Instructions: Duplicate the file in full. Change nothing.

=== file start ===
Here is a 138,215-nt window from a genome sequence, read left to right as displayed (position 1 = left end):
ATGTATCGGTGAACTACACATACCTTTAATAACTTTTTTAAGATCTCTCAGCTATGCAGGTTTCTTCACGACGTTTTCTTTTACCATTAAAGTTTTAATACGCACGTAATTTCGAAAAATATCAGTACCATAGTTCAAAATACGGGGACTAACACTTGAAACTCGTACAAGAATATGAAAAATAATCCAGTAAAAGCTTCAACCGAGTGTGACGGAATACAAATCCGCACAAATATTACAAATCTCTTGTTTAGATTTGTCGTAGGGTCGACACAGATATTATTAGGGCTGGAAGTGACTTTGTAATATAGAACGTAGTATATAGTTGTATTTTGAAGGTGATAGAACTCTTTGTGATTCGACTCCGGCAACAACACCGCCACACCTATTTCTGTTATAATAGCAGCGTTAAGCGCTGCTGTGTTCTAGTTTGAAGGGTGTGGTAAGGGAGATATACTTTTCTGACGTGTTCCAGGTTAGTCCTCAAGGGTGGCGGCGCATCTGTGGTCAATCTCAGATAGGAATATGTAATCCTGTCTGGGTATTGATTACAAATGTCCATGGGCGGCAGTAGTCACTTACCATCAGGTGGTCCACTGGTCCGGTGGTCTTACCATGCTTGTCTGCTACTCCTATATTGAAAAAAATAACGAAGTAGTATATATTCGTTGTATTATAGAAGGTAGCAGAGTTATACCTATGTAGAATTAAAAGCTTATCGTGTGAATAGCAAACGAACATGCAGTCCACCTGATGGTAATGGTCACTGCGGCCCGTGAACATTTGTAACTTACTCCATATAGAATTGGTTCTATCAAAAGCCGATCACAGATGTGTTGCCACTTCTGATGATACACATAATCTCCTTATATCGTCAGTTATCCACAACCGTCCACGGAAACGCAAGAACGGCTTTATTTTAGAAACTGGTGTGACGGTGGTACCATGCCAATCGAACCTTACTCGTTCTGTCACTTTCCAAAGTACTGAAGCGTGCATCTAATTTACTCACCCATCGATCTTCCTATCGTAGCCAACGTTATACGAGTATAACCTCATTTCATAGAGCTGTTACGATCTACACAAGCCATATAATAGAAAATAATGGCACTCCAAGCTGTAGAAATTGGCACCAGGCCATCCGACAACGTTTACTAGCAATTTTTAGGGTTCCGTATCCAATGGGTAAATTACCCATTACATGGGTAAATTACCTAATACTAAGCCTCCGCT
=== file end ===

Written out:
Here is a 138,215-nt window from a genome sequence, read left to right as displayed (position 1 = left end):
ATGTATCGGTGAACTACACATACCTTTAATAACTTTTTTAAGATCTCTCAGCTATGCAGGTTTCTTCACGACGTTTTCTTTTACCATTAAAGTTTTAATACGCACGTAATTTCGAAAAATATCAGTACCATAGTTCAAAATACGGGGACTAACACTTGAAACTCGTACAAGAATATGAAAAATAATCCAGTAAAAGCTTCAACCGAGTGTGACGGAATACAAATCCGCACAAATATTACAAATCTCTTGTTTAGATTTGTCGTAGGGTCGACACAGATATTATTAGGGCTGGAAGTGACTTTGTAATATAGAACGTAGTATATAGTTGTATTTTGAAGGTGATAGAACTCTTTGTGATTCGACTCCGGCAACAACACCGCCACACCTATTTCTGTTATAATAGCAGCGTTAAGCGCTGCTGTGTTCTAGTTTGAAGGGTGTGGTAAGGGAGATATACTTTTCTGACGTGTTCCAGGTTAGTCCTCAAGGGTGGCGGCGCATCTGTGGTCAATCTCAGATAGGAATATGTAATCCTGTCTGGGTATTGATTACAAATGTCCATGGGCGGCAGTAGTCACTTACCATCAGGTGGTCCACTGGTCCGGTGGTCTTACCATGCTTGTCTGCTACTCCTATATTGAAAAAAATAACGAAGTAGTATATATTCGTTGTATTATAGAAGGTAGCAGAGTTATACCTATGTAGAATTAAAAGCTTATCGTGTGAATAGCAAACGAACATGCAGTCCACCTGATGGTAATGGTCACTGCGGCCCGTGAACATTTGTAACTTACTCCATATAGAATTGGTTCTATCAAAAGCCGATCACAGATGTGTTGCCACTTCTGATGATACACATAATCTCCTTATATCGTCAGTTATCCACAACCGTCCACGGAAACGCAAGAACGGCTTTATTTTAGAAACTGGTGTGACGGTGGTACCATGCCAATCGAACCTTACTCGTTCTGTCACTTTCCAAAGTACTGAAGCGTGCATCTAATTTACTCACCCATCGATCTTCCTATCGTAGCCAACGTTATACGAGTATAACCTCATTTCATAGAGCTGTTACGATCTACACAAGCCATATAATAGAAAATAATGGCACTCCAAGCTGTAGAAATTGGCACCAGGCCATCCGACAACGTTTACTAGCAATTTTTAGGGTTCCGTATCCAATGGGTAAATTACCCATTACATGGGTAAATTACCTAATACTAAGCCTCCGCT